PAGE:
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St. Matthew in Early Art
Unlike some of the arts, such as sculpture, or architecture, which, even in a state of ruin, survive to some degree reflecting the artist's original intent, painting is not so fortunate. A few Roman fresco and mosaic murals date back a couple thousand years, and there is surviving evidence of a little Egyptian painting perhaps somewhat older than that, but for the most part, a painting dating back to the Renaissance is an "old" painting, and anything painted more than a thousand years ago we class as "ancient".

In this realm, there survive two quite interesting "paintings" in the form of illustrated manuscripts, one dating from around 795-810 CE the other from somewhere around 816-841 CE. They don't call them "ancient manuscripts" for nothing! What makes them most interesting is that they are of the same subject--St. Matthew at work writing his best-selling gospel. The older of these paintings is from Charlemagne's Coronation Gospels. The "newer" is from The Gospel Book of Archbishop Ebbo of Reims. Both are from what art historians call the Carolingian era (pronounced Caro-LIN-ian). Though from the same era, this is largely where their similarities end. The figure from the Coronation Gospel is shown seated in profile before a tilted writing desk, done in a classical painting style, wearing flowing Roman dress. A large golden halo disk surrounds his head in what could also pass for the sun about to set in the distant landscape. The figure seems relaxed and to be drawing from within himself in recording holy writ.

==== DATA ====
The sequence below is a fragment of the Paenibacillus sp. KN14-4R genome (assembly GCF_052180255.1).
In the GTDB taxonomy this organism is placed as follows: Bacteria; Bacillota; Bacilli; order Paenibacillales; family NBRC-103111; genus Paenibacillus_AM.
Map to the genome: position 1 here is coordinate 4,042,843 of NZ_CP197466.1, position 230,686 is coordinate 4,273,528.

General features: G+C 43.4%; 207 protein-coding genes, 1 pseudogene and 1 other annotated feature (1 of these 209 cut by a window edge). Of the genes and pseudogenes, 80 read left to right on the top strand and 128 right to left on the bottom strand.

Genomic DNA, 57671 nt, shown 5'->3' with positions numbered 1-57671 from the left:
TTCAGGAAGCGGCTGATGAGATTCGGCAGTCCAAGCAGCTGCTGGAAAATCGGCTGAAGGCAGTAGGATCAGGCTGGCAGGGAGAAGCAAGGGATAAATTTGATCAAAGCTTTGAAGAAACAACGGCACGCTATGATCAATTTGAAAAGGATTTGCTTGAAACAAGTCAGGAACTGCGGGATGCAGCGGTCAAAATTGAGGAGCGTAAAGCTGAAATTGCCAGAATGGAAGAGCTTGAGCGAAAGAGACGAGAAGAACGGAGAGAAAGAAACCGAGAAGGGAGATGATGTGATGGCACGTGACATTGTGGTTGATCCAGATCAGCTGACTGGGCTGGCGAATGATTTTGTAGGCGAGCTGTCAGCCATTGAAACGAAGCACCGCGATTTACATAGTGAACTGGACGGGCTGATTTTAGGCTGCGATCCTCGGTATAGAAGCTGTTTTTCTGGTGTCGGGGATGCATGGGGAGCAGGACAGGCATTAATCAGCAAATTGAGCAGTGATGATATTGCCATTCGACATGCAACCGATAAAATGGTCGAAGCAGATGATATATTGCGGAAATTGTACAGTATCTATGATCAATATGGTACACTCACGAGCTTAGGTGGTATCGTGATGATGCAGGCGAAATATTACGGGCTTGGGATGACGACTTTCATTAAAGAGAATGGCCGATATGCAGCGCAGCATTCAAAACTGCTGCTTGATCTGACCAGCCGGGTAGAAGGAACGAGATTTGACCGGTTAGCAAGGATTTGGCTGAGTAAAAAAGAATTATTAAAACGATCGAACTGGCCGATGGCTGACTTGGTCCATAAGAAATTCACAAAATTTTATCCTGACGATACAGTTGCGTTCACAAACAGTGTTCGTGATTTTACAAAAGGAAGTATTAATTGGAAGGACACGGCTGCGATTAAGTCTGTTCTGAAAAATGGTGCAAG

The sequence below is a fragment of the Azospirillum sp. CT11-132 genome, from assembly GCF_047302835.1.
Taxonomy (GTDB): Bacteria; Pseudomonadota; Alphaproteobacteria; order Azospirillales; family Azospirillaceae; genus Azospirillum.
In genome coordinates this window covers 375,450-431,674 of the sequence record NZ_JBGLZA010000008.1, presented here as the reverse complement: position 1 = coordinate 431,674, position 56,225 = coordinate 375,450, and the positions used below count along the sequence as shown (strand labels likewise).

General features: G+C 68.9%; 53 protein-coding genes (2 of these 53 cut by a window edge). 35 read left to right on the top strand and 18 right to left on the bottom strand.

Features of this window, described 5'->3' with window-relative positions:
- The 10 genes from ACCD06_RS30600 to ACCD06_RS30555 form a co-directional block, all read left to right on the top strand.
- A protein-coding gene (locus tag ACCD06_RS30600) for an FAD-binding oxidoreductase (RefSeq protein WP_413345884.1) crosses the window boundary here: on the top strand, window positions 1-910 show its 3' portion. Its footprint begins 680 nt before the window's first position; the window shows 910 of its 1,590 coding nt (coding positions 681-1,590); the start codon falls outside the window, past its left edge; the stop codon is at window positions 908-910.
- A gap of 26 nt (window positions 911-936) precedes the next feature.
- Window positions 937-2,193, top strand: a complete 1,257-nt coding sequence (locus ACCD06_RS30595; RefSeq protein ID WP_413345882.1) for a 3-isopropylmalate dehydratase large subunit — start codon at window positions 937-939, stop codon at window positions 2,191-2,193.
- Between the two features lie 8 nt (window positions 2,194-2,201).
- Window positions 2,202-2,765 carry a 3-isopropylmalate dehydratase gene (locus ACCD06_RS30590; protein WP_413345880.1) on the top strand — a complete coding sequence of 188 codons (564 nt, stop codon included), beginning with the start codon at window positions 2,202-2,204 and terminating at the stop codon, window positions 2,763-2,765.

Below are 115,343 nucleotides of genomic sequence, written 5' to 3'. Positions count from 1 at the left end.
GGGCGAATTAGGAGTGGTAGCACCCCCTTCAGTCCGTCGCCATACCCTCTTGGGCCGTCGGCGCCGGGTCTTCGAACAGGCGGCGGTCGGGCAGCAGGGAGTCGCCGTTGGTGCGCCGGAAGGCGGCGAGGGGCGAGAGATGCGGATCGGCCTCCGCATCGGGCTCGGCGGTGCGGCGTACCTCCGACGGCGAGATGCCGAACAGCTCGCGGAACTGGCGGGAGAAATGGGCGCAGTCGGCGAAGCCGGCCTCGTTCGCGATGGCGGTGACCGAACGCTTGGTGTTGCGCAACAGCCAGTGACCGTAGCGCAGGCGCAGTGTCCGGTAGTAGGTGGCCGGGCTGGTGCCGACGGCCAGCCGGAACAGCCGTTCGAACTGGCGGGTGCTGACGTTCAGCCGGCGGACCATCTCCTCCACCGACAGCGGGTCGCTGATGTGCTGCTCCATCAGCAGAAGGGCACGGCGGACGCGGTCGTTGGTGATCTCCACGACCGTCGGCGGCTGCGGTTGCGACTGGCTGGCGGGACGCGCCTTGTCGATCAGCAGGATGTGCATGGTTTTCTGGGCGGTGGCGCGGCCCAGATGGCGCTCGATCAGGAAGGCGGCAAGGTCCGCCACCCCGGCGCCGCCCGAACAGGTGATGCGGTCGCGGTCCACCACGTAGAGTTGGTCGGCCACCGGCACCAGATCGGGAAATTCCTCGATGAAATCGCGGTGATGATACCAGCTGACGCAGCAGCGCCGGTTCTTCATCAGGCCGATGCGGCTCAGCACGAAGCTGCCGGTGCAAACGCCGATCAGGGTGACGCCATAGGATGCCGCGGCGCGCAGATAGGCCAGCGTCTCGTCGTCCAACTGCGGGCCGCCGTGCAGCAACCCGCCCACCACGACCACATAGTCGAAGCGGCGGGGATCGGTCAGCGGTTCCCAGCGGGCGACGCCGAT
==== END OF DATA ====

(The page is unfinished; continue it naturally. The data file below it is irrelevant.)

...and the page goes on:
The figure of St. Matthew from the Ebbo Book seems somewhat influenced by the slightly earlier work in terms of the pose, but the style is totally different--heavily based upon Romanesque art. The figure seems to be taking dictation from a tiny angel in the upper right corner of the painting. His face is distorted, his body and hands cramped unnaturally. The effect is almost humorous, as if he could barely keep up with the words of God being passed down to him. Unlike the earlier work, his hair is dishevelled, and his white garment is not flowing but gossamer thin and extremely wrinkled. The colour is different too--unnatural, dominated by various shades of siennas and umbers. The result is an emotionally charged, dramatic air of frantic energy. And although it seems fussy and contrived to our eyes, it is this style of painting that will dominate art for the next six or seven hundred years until the dawn of the early Renaissance.

Contributed by Lane, Jim
12 May 1998


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